Routine is a problem in our daily work, especially when working with young children. So here are several ideas to make a speech therapy session more fun.
No matter how good a person is at their job, sometimes they feel they need a refreshment, something different and fun. Routine is a problem in our daily work, especially when working with young children, who get bored easily. So here are several ideas that can be incorporated into a speech therapy session and will change the mood of young and old alike.
All children love to move! Through movement, they discover and learn new things faster while strengthening skills such as vocabulary, articulation, following directions, categories, etc.
Outdoor space: go outside in a yard or go to the nearest playground. The child can do slide, swing, hopscotch, race. Ask the child to describe the toys, how they are played or just work with colors and materials. You can also reinforce social skills by having the child talk with other children on the playground. In addition, you will be able to work on spatial concepts and sizes.
Ball: you can throw the ball to each other and say words that start with a specific letter or words of a specific category, e.g. fruit. You can also have the child throw the ball 5 times at a target or into a basket each time they hit one of your targets.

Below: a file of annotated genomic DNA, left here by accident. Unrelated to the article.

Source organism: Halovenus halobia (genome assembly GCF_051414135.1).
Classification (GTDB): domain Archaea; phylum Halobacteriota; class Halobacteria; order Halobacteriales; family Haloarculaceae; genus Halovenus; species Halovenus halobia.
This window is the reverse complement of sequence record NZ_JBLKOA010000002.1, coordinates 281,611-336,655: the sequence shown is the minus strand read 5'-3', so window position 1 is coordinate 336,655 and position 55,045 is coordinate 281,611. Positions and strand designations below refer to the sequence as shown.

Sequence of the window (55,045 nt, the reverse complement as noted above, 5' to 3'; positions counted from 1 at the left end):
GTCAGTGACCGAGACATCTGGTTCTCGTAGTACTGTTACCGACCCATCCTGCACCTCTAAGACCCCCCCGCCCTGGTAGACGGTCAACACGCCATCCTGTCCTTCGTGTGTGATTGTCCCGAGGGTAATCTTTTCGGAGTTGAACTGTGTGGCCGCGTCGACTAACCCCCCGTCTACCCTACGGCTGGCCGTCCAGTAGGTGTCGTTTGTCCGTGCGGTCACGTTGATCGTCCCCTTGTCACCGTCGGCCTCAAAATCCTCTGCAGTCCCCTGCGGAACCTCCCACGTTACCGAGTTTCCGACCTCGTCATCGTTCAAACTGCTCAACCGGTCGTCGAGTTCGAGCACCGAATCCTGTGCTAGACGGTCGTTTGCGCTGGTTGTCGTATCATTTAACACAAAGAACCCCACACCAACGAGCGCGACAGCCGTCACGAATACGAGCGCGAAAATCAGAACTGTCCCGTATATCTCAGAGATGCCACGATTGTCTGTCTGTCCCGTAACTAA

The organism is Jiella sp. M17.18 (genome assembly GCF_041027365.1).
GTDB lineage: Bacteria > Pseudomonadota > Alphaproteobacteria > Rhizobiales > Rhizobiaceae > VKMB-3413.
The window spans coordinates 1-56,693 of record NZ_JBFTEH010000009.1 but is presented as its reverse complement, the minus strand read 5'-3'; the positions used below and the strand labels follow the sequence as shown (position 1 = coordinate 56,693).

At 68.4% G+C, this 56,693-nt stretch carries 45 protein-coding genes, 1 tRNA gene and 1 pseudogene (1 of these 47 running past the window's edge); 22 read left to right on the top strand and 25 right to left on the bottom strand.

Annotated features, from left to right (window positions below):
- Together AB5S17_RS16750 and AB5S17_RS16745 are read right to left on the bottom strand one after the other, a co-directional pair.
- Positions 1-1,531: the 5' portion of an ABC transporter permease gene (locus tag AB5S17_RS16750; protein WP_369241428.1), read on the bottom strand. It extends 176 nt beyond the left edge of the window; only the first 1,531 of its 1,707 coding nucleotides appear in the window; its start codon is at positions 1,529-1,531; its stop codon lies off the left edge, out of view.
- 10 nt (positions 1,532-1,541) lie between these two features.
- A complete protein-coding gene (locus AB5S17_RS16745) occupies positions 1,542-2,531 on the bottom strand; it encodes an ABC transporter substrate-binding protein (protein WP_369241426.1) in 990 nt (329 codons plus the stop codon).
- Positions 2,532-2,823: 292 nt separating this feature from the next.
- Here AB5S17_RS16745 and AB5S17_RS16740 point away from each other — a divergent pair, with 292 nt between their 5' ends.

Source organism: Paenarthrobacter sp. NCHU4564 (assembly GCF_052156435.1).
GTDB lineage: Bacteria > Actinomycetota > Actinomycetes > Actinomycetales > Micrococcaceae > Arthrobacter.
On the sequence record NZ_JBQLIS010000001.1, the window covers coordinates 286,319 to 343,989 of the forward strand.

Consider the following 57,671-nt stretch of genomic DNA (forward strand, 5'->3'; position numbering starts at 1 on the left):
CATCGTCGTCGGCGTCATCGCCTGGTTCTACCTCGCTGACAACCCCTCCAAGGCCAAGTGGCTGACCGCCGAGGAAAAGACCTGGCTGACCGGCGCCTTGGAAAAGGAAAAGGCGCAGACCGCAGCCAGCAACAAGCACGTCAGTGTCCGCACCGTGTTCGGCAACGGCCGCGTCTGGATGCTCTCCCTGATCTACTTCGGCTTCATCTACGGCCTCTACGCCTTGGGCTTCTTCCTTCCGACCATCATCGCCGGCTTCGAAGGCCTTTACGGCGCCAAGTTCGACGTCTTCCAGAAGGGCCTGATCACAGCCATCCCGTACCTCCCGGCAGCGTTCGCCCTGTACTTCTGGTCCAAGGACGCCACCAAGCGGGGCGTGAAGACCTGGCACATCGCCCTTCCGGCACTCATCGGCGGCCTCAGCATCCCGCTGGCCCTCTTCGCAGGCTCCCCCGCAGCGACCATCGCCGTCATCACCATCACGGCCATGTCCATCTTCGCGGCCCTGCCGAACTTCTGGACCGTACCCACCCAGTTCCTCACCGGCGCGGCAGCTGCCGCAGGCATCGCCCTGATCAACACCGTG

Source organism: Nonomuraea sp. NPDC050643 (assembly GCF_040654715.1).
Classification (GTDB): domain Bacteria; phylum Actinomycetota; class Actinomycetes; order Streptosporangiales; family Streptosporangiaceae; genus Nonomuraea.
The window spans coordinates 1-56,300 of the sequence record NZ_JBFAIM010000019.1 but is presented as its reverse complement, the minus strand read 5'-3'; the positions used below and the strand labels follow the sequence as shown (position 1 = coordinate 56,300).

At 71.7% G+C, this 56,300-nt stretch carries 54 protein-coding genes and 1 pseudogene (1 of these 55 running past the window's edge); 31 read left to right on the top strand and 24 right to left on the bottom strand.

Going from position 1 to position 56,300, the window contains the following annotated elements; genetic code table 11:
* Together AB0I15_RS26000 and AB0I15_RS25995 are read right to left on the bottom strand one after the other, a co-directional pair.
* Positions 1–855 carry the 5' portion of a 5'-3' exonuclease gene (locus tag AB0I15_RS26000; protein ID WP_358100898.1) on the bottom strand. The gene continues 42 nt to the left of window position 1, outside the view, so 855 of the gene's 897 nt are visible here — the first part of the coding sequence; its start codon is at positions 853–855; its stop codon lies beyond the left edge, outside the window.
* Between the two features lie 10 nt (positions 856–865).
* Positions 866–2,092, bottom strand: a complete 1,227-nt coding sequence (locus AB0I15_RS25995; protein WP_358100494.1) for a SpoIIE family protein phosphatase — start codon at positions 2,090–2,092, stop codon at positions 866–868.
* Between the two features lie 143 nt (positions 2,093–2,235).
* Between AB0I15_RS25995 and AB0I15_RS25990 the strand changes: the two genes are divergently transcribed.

A board game, in addition to being a recreational tool, can also be a good therapeutic tool. You can change the rules or use them as they are. Board games also help to strengthen vocabulary and memory, find solutions to everyday situations, improve articulation and phonology, etc. For example, the classic Snakes and Ladders can be adapted and players in order to progress should produce the words or phonemes, present in the squares. Build your own Snakes and Ladders board game according to the child's needs.
The child comes to the session and sings you Elsa's song or shows you his favorite Spiderman shirt. Take advantage of it! Children "get hooked" on certain heroes and children's toys and only want to engage with them. Draw their hero/heroine, sing the songs of the animation movie, describe pictures of the hero, say vocabulary related to the animation, use symbolic play related to the plot of the animation.
Take out from the cupboard cardboard, glue, scissors, glitter, tongue depressors, finger paints and pom poms. Crafts are also a creative and fun way to practice and reinforce skills such as following directions, memory, staying on task-concentration, using vocabulary (tools), learning numbers, quantities, letters, etc.
Incorporate different activities into your sessions and you will see immediately that the child not only has fun, but is more willing to cooperate and performs better.
From the Synopsis team